, Volume 35, Issue 6, pp 2111–2124 | Cite as

Age-related neural correlates of cognitive task performance under increased postural load

  • A. Van ImpeEmail author
  • S. M. Bruijn
  • J. P. Coxon
  • N. Wenderoth
  • S. Sunaert
  • J. Duysens
  • S. P. Swinnen


Behavioral studies suggest that postural control requires increased cognitive control and visuospatial processing with aging. Consequently, performance can decline when concurrently performing a postural and a demanding cognitive task. We aimed to identify the neural substrate underlying this effect. A demanding cognitive task, requiring visuospatial transformations, was performed with varying postural loads. More specifically, old and young subjects performed mental rotations of abstract figures in a seated position and when standing on a force platform. Additionally, functional magnetic resonance imaging (fMRI) was used to identify brain regions associated with mental rotation performance. Old as compared to young subjects showed increased blood oxygenation level-dependent (BOLD) responses in a frontoparietal network as well as activations in additional areas. Despite this overall increased activation, they could still modulate BOLD responses with increasing task complexity. Importantly, activity in left lingual gyrus was highly predictive (r = −0.83, adjusted R 2 = 0.65) of the older subjects' degree of success in mental rotation performance when shifting from a sitting to a standing position. More specifically, increased activation in this area was associated with better performance, once postural load increased.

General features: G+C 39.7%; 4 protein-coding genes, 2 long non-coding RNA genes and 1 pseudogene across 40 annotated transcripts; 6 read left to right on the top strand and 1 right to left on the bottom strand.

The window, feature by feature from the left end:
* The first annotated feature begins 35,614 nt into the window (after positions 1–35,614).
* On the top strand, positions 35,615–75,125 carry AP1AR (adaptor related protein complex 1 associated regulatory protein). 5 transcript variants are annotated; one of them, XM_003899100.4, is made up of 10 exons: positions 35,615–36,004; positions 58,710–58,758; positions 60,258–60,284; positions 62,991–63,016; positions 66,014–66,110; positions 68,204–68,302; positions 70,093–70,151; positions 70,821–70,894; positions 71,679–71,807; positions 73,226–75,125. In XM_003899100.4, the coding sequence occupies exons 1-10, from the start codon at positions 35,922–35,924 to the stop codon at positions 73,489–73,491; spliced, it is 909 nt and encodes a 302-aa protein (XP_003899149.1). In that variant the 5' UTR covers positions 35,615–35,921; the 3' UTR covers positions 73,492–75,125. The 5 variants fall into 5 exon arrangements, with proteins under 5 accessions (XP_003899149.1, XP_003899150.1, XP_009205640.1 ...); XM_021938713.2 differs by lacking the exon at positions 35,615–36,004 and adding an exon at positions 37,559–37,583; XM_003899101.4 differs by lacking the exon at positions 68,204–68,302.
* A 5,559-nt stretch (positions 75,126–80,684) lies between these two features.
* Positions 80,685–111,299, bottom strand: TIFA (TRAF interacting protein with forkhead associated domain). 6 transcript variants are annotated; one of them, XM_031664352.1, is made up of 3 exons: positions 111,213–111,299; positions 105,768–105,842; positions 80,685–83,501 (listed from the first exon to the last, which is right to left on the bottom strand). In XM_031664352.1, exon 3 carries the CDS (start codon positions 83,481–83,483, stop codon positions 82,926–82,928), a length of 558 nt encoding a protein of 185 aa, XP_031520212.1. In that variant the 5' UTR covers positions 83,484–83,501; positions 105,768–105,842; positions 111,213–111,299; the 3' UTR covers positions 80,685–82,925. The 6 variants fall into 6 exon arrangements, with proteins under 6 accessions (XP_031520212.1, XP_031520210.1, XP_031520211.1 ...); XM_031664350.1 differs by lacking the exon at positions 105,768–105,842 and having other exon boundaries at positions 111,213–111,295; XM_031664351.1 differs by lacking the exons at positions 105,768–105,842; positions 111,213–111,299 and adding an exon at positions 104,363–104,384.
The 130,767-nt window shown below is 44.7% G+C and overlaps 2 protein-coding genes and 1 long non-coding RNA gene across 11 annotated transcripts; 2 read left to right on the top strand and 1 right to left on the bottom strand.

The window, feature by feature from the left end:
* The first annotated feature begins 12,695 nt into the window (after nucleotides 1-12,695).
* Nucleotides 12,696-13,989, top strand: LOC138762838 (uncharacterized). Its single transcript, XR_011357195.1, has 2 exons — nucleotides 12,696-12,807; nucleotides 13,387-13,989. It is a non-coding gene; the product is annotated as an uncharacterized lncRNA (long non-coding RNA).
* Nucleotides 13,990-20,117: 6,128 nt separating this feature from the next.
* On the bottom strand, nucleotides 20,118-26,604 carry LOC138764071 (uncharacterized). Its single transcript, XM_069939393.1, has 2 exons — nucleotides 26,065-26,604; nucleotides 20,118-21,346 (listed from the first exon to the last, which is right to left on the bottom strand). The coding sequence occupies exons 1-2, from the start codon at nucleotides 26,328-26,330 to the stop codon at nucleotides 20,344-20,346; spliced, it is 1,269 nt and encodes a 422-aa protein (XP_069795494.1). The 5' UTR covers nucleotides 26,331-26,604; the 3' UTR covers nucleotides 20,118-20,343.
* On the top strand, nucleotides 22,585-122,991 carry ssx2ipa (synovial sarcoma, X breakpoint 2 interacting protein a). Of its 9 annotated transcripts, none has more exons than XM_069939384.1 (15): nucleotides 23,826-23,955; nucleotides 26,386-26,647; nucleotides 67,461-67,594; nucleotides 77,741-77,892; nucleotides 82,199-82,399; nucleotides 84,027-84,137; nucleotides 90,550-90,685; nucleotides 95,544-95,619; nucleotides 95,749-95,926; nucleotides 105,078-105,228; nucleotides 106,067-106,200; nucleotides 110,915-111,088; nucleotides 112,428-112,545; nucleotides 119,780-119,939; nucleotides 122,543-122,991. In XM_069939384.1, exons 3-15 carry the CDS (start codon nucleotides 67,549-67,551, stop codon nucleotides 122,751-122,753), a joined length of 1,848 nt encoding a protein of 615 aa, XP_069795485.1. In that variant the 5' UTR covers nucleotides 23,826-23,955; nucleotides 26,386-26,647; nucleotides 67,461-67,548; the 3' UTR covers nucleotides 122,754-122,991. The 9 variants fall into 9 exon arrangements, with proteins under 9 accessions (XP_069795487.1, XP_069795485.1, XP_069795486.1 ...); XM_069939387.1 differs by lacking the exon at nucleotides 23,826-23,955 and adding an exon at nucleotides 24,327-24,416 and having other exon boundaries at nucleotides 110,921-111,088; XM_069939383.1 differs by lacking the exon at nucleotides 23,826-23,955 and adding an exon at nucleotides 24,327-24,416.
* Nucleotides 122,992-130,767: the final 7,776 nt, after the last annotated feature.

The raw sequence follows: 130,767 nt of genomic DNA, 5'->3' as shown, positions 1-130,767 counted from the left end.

Aging Postural control Mental rotation Dual-tasking fMRI 



Support for this work was provided through a grant from the Research Fund of the Katholieke Universiteit Leuven, Belgium (OT/71/11) and the Research Foundation-Flanders (G.0721.12). Van Impe A. is funded by a Ph.D. fellowship of the Research Foundation-Flanders. Coxon J.P. is funded by a postdoctoral fellowship of the Research Foundation-Flanders (1224010 N). Bruijn S.M. is funded by a visiting postdoctoral fellowship of the Research Foundation-Flanders (GP.030.10.N).

Supplementary material

11357_2012_9499_MOESM1_ESM.doc (27 kb)
ESM 1 (DOC 27 kb)


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Copyright information

© American Aging Association 2012

Authors and Affiliations

  • A. Van Impe
    • 1
    • 6
    Email author
  • S. M. Bruijn
    • 1
  • J. P. Coxon
    • 1
  • N. Wenderoth
    • 1
  • S. Sunaert
    • 2
  • J. Duysens
    • 1
    • 3
  • S. P. Swinnen
    • 1
    • 4
    • 5
  1. 1.Research Center for Movement Control and Neuroplasticity, K.U. LeuvenLeuvenBelgium
  2. 2.Department of RadiologyUniversity Hospital, K.U. LeuvenLeuvenBelgium
  3. 3.Department of Research, Development and EducationSint-MaartenskliniekNijmegenThe Netherlands
  4. 4.Movement Control and Neuroplasticity Research Group, Group Biomedical SciencesHeverleeBelgium
  5. 5.Leuven Research Institute for Neuroscience & Disease O&N4LeuvenBelgium
  6. 6.Movement Control and Neuroplasticity Research GroupGroup Biomedical SciencesHeverleeBelgium

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